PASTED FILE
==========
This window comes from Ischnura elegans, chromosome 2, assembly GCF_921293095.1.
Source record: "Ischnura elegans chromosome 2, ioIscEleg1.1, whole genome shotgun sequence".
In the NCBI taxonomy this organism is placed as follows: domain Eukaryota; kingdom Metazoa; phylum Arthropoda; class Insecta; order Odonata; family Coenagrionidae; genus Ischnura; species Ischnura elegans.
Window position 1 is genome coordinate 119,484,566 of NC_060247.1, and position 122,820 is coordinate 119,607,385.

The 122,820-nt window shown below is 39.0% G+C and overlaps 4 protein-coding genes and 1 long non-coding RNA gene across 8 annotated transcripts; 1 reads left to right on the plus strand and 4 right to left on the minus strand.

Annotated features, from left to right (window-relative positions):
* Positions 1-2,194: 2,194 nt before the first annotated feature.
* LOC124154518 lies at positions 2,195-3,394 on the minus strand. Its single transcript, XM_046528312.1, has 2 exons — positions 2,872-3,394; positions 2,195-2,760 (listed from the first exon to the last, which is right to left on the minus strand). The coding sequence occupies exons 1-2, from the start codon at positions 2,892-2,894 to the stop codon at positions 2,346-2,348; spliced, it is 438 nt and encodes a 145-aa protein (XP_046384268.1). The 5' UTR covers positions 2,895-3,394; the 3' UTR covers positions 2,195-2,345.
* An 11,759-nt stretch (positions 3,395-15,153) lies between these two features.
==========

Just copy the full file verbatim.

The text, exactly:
This window comes from Ischnura elegans, chromosome 2, assembly GCF_921293095.1.
Source record: "Ischnura elegans chromosome 2, ioIscEleg1.1, whole genome shotgun sequence".
In the NCBI taxonomy this organism is placed as follows: domain Eukaryota; kingdom Metazoa; phylum Arthropoda; class Insecta; order Odonata; family Coenagrionidae; genus Ischnura; species Ischnura elegans.
Window position 1 is genome coordinate 119,484,566 of NC_060247.1, and position 122,820 is coordinate 119,607,385.

The 122,820-nt window shown below is 39.0% G+C and overlaps 4 protein-coding genes and 1 long non-coding RNA gene across 8 annotated transcripts; 1 reads left to right on the plus strand and 4 right to left on the minus strand.

Annotated features, from left to right (window-relative positions):
* Positions 1-2,194: 2,194 nt before the first annotated feature.
* LOC124154518 lies at positions 2,195-3,394 on the minus strand. Its single transcript, XM_046528312.1, has 2 exons — positions 2,872-3,394; positions 2,195-2,760 (listed from the first exon to the last, which is right to left on the minus strand). The coding sequence occupies exons 1-2, from the start codon at positions 2,892-2,894 to the stop codon at positions 2,346-2,348; spliced, it is 438 nt and encodes a 145-aa protein (XP_046384268.1). The 5' UTR covers positions 2,895-3,394; the 3' UTR covers positions 2,195-2,345.
* An 11,759-nt stretch (positions 3,395-15,153) lies between these two features.